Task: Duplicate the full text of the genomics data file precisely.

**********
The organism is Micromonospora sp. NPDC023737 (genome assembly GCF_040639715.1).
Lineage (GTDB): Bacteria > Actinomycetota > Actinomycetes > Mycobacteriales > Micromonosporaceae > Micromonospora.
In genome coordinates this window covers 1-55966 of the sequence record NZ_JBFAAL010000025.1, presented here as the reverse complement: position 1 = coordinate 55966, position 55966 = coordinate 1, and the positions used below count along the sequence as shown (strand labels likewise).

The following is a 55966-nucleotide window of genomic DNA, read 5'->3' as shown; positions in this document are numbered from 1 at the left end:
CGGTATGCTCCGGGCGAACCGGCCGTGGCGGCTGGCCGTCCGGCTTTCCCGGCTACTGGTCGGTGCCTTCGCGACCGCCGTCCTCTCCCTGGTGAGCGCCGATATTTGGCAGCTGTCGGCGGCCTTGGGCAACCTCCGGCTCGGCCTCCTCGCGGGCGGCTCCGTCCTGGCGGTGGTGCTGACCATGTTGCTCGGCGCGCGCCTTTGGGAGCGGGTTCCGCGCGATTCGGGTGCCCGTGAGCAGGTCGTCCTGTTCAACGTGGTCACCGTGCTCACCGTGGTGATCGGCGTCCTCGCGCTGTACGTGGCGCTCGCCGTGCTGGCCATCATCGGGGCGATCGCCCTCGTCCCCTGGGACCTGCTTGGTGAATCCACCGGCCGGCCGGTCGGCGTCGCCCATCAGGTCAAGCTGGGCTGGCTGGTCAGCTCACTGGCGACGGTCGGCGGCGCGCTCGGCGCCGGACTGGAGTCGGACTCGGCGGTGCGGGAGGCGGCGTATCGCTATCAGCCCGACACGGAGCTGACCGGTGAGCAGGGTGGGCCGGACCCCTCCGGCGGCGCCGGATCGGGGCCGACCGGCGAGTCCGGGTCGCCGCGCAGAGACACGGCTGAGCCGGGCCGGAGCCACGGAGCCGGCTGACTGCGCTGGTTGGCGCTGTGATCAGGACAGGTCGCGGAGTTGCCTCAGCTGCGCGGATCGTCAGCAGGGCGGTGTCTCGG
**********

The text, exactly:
The organism is Micromonospora sp. NPDC023737 (genome assembly GCF_040639715.1).
Lineage (GTDB): Bacteria > Actinomycetota > Actinomycetes > Mycobacteriales > Micromonosporaceae > Micromonospora.
In genome coordinates this window covers 1-55966 of the sequence record NZ_JBFAAL010000025.1, presented here as the reverse complement: position 1 = coordinate 55966, position 55966 = coordinate 1, and the positions used below count along the sequence as shown (strand labels likewise).

The following is a 55966-nucleotide window of genomic DNA, read 5'->3' as shown; positions in this document are numbered from 1 at the left end:
CGGTATGCTCCGGGCGAACCGGCCGTGGCGGCTGGCCGTCCGGCTTTCCCGGCTACTGGTCGGTGCCTTCGCGACCGCCGTCCTCTCCCTGGTGAGCGCCGATATTTGGCAGCTGTCGGCGGCCTTGGGCAACCTCCGGCTCGGCCTCCTCGCGGGCGGCTCCGTCCTGGCGGTGGTGCTGACCATGTTGCTCGGCGCGCGCCTTTGGGAGCGGGTTCCGCGCGATTCGGGTGCCCGTGAGCAGGTCGTCCTGTTCAACGTGGTCACCGTGCTCACCGTGGTGATCGGCGTCCTCGCGCTGTACGTGGCGCTCGCCGTGCTGGCCATCATCGGGGCGATCGCCCTCGTCCCCTGGGACCTGCTTGGTGAATCCACCGGCCGGCCGGTCGGCGTCGCCCATCAGGTCAAGCTGGGCTGGCTGGTCAGCTCACTGGCGACGGTCGGCGGCGCGCTCGGCGCCGGACTGGAGTCGGACTCGGCGGTGCGGGAGGCGGCGTATCGCTATCAGCCCGACACGGAGCTGACCGGTGAGCAGGGTGGGCCGGACCCCTCCGGCGGCGCCGGATCGGGGCCGACCGGCGAGTCCGGGTCGCCGCGCAGAGACACGGCTGAGCCGGGCCGGAGCCACGGAGCCGGCTGACTGCGCTGGTTGGCGCTGTGATCAGGACAGGTCGCGGAGTTGCCTCAGCTGCGCGGATCGTCAGCAGGGCGGTGTCTCGG